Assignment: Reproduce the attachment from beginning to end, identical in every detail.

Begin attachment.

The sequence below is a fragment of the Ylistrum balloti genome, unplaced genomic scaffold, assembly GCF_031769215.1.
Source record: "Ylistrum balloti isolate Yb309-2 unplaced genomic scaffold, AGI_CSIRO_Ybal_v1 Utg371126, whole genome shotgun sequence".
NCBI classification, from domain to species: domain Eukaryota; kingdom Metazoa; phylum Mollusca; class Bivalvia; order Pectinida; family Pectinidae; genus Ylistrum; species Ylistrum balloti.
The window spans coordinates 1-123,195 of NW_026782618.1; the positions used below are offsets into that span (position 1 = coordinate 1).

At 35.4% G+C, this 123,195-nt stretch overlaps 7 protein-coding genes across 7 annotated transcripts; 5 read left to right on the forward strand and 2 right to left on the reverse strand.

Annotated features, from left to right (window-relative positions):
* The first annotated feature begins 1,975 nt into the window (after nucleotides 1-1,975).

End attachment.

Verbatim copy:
The sequence below is a fragment of the Ylistrum balloti genome, unplaced genomic scaffold, assembly GCF_031769215.1.
Source record: "Ylistrum balloti isolate Yb309-2 unplaced genomic scaffold, AGI_CSIRO_Ybal_v1 Utg371126, whole genome shotgun sequence".
NCBI classification, from domain to species: domain Eukaryota; kingdom Metazoa; phylum Mollusca; class Bivalvia; order Pectinida; family Pectinidae; genus Ylistrum; species Ylistrum balloti.
The window spans coordinates 1-123,195 of NW_026782618.1; the positions used below are offsets into that span (position 1 = coordinate 1).

At 35.4% G+C, this 123,195-nt stretch overlaps 7 protein-coding genes across 7 annotated transcripts; 5 read left to right on the forward strand and 2 right to left on the reverse strand.

Annotated features, from left to right (window-relative positions):
* The first annotated feature begins 1,975 nt into the window (after nucleotides 1-1,975).